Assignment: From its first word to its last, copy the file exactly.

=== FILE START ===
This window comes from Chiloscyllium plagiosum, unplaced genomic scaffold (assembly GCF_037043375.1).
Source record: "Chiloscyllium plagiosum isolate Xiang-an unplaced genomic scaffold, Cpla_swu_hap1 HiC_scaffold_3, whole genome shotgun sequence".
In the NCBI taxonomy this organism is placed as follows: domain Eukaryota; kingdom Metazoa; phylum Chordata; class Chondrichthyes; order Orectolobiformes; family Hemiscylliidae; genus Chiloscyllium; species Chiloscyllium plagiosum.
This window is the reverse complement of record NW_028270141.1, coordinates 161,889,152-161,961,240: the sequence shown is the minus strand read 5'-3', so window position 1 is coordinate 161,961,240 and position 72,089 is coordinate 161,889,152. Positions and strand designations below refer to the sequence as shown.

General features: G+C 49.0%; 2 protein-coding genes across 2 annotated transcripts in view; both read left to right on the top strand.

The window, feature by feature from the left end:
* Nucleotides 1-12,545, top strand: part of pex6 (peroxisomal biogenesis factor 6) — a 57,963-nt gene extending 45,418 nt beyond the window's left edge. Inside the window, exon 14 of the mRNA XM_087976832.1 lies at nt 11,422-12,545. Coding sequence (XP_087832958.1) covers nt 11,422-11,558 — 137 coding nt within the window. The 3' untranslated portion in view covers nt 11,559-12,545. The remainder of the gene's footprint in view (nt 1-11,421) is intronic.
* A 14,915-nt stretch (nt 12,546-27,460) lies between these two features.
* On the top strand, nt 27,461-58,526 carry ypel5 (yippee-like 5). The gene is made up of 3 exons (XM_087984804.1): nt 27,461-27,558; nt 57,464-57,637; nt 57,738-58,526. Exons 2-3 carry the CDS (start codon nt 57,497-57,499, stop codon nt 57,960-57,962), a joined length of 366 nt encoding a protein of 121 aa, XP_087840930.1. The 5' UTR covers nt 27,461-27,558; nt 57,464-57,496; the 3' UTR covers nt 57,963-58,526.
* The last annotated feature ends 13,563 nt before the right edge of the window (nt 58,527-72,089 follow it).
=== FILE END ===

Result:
This window comes from Chiloscyllium plagiosum, unplaced genomic scaffold (assembly GCF_037043375.1).
Source record: "Chiloscyllium plagiosum isolate Xiang-an unplaced genomic scaffold, Cpla_swu_hap1 HiC_scaffold_3, whole genome shotgun sequence".
In the NCBI taxonomy this organism is placed as follows: domain Eukaryota; kingdom Metazoa; phylum Chordata; class Chondrichthyes; order Orectolobiformes; family Hemiscylliidae; genus Chiloscyllium; species Chiloscyllium plagiosum.
This window is the reverse complement of record NW_028270141.1, coordinates 161,889,152-161,961,240: the sequence shown is the minus strand read 5'-3', so window position 1 is coordinate 161,961,240 and position 72,089 is coordinate 161,889,152. Positions and strand designations below refer to the sequence as shown.

General features: G+C 49.0%; 2 protein-coding genes across 2 annotated transcripts in view; both read left to right on the top strand.

The window, feature by feature from the left end:
* Nucleotides 1-12,545, top strand: part of pex6 (peroxisomal biogenesis factor 6) — a 57,963-nt gene extending 45,418 nt beyond the window's left edge. Inside the window, exon 14 of the mRNA XM_087976832.1 lies at nt 11,422-12,545. Coding sequence (XP_087832958.1) covers nt 11,422-11,558 — 137 coding nt within the window. The 3' untranslated portion in view covers nt 11,559-12,545. The remainder of the gene's footprint in view (nt 1-11,421) is intronic.
* A 14,915-nt stretch (nt 12,546-27,460) lies between these two features.
* On the top strand, nt 27,461-58,526 carry ypel5 (yippee-like 5). The gene is made up of 3 exons (XM_087984804.1): nt 27,461-27,558; nt 57,464-57,637; nt 57,738-58,526. Exons 2-3 carry the CDS (start codon nt 57,497-57,499, stop codon nt 57,960-57,962), a joined length of 366 nt encoding a protein of 121 aa, XP_087840930.1. The 5' UTR covers nt 27,461-27,558; nt 57,464-57,496; the 3' UTR covers nt 57,963-58,526.
* The last annotated feature ends 13,563 nt before the right edge of the window (nt 58,527-72,089 follow it).